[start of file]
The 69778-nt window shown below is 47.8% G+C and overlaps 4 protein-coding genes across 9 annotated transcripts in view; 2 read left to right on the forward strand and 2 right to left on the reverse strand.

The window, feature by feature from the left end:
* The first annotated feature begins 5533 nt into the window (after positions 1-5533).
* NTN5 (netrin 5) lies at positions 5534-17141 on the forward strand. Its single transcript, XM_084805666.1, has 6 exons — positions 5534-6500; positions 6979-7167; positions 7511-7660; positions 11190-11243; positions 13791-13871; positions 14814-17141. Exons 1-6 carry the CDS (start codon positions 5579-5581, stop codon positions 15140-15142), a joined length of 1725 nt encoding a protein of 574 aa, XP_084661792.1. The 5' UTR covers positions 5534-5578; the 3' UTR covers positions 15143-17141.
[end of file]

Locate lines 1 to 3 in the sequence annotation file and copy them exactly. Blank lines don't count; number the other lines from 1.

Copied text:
The 69778-nt window shown below is 47.8% G+C and overlaps 4 protein-coding genes across 9 annotated transcripts in view; 2 read left to right on the forward strand and 2 right to left on the reverse strand.

The window, feature by feature from the left end:
* The first annotated feature begins 5533 nt into the window (after positions 1-5533).